I started wearing my N95 mask on airplanes in January of 2020. I was watching the news daily and reading about the fast spread of COVID-19 in China and in other countries. Several scientists had predicted that COVID-19 was not going away and that millions of people would die worldwide. It was clear to me in January of 2020 that COVID-19 would spread rapidly in the United States and that we needed to quickly prepare.
I started stocking up on hand sanitizer, disinfectant spray, masks, gloves, bleach, wipes, isopropyl alcohol, hydrogen peroxide, food, water, and whatever I could get. At that time, I had even began preparing my staff and working with them to make sure that we had supplies at work. Early preppers shared stories on what to do. I do not think any thought that we would run out of toilet paper.
In February 2020, I attended my uncle’s funeral and the MidSouth Black Expo, both of which had crowds of people. At the time, the rates were still low in the South. In fact, there were no known cases in Arkansas. I flew to a meeting in New Orleans on March 10th, with great hesitancy. My gut told me not to go. I wore my N95 mask on the plane, and luckily the woman sitting next to me on the plane also had on her mask. We wiped down our seats and others looked at us as if we were crazy.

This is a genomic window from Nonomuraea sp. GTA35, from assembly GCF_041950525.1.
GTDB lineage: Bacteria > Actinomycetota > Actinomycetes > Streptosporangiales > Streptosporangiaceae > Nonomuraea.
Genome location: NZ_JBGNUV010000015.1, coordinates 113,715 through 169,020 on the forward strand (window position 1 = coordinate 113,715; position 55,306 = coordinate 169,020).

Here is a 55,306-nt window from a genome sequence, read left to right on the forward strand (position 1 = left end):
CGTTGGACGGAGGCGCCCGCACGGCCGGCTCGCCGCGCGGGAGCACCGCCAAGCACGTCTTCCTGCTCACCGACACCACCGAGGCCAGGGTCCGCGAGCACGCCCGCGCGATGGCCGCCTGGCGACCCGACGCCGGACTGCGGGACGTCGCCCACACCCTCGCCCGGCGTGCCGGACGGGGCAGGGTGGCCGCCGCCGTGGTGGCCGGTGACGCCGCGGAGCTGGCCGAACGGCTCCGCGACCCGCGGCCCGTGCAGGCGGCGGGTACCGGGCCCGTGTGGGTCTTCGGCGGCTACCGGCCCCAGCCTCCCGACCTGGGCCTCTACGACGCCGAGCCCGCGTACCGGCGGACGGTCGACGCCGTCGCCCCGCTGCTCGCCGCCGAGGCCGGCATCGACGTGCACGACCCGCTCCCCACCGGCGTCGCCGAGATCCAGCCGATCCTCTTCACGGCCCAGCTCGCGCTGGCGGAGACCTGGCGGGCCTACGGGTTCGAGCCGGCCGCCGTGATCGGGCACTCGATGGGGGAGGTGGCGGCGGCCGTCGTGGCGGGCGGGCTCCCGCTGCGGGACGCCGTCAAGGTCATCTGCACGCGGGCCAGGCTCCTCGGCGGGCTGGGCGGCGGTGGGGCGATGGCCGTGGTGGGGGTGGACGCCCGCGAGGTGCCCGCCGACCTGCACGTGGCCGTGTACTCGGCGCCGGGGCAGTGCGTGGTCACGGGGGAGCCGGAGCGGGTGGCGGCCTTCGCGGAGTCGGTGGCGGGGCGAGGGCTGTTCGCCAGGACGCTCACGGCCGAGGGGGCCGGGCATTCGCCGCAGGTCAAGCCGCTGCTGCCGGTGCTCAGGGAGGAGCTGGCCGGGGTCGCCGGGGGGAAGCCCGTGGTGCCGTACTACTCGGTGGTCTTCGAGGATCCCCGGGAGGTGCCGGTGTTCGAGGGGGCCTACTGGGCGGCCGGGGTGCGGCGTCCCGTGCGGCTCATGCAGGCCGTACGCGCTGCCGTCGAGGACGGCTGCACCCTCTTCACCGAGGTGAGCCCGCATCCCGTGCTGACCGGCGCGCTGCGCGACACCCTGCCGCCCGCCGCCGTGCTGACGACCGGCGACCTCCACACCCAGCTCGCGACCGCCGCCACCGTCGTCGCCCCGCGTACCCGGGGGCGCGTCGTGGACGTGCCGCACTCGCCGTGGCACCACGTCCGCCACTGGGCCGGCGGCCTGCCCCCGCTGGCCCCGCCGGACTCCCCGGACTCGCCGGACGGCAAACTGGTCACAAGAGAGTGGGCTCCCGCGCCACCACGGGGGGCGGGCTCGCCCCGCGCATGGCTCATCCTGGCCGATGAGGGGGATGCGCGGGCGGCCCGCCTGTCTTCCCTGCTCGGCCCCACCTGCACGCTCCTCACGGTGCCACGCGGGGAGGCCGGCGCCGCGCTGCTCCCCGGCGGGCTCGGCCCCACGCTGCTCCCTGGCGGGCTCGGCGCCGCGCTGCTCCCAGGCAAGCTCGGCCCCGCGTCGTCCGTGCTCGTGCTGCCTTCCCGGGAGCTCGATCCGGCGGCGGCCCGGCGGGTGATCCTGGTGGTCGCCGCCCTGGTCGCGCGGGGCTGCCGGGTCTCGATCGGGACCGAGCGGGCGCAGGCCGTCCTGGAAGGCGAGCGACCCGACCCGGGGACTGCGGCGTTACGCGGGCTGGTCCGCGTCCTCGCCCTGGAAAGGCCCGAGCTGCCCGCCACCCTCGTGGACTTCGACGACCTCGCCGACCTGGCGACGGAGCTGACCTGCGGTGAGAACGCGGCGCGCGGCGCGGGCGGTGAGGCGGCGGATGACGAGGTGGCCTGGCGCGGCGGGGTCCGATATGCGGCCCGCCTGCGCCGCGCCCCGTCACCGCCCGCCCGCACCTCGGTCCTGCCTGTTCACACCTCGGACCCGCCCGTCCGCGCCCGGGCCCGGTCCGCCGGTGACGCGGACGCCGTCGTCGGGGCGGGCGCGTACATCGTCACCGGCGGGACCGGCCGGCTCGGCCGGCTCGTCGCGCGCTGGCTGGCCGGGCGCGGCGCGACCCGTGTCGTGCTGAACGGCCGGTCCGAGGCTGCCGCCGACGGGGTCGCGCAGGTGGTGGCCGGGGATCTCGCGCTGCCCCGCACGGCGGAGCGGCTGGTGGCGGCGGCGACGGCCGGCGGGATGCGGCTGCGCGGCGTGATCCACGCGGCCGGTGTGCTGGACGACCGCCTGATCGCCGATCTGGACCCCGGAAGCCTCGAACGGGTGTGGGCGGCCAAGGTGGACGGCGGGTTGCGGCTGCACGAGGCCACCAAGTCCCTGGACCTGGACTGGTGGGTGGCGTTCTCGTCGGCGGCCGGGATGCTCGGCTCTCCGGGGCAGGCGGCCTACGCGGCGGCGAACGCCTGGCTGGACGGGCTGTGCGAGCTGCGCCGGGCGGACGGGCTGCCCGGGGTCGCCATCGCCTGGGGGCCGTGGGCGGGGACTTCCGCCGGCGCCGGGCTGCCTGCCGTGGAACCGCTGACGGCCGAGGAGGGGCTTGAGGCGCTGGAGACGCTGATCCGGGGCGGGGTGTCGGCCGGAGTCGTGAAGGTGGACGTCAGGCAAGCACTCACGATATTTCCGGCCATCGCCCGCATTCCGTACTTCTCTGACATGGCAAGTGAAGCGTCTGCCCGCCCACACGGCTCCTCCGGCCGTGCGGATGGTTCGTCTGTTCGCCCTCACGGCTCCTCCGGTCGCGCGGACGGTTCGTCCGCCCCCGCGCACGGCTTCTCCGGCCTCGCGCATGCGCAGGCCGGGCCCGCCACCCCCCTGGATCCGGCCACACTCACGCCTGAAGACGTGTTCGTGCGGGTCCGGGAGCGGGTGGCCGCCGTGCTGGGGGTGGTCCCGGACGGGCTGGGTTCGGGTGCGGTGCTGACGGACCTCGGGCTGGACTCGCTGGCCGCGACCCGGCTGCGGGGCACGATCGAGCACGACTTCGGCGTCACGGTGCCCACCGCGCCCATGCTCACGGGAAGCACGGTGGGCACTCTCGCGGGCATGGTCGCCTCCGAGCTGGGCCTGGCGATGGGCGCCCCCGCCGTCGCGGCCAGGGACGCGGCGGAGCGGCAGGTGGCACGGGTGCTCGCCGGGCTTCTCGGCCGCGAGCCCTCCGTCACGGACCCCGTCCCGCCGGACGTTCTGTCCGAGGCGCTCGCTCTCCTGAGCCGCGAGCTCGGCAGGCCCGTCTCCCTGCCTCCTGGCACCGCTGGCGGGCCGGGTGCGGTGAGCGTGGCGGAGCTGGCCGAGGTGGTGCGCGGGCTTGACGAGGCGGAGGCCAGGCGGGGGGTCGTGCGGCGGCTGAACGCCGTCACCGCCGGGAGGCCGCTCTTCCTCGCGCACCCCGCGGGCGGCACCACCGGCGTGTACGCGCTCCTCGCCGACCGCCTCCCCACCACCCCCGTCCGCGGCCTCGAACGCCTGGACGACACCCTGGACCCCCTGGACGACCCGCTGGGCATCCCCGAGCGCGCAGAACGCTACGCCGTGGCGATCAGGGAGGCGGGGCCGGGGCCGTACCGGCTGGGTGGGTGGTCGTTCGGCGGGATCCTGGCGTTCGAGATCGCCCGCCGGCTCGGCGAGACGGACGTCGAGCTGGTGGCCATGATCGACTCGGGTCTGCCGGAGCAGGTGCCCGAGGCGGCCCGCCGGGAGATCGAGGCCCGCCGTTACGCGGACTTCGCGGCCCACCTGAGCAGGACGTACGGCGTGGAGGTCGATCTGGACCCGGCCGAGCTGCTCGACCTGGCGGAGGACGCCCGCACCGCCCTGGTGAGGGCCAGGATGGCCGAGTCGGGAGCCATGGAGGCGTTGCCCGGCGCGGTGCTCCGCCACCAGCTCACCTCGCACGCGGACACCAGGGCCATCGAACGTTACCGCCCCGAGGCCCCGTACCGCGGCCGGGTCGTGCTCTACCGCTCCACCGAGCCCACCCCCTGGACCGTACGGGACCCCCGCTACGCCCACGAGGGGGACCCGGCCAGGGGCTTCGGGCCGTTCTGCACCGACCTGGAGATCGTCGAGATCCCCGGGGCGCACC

When I arrived in New Orleans, I learned that Arkansas had identified a possible case of COVID-19. On March 11, Governor Asa Hutchinson declared a public health emergency, formally announcing the first confirmed case of COVID-19 in Arkansas. I flew back to Little Rock two days before the meeting ended because I was eager to get out of New Orleans.
Now, over a year later, I continue to wear my mask in public places even though I have been vaccinated. When health officials were telling people in February and March of 2020 that masks did not protect the general public from the coronavirus, I was shocked. I was shocked that people who understood the spread of infectious disease would tell the public that masks would protect health care workers but not the public. REALLY???? I was also shocked when health officials declared in May of 2021 that vaccinated individuals could take off their mask. At the time, vaccination rates in the U.S. were low and long-term of the effects of the vaccine on variants was still evolving.
I was NOT shocked when COVID-19 rates quickly increase again, hospitalization and ventilation rates increased, and more adults and children began dying. What will it take for us to stop making these mistakes?
I made an informed decision and received a COVID-19 vaccine. I will also continue to wear my mask because masks work and protect adults and children from unnecessary senseless deaths.
Pebbles Fagan, Ph.D., MPH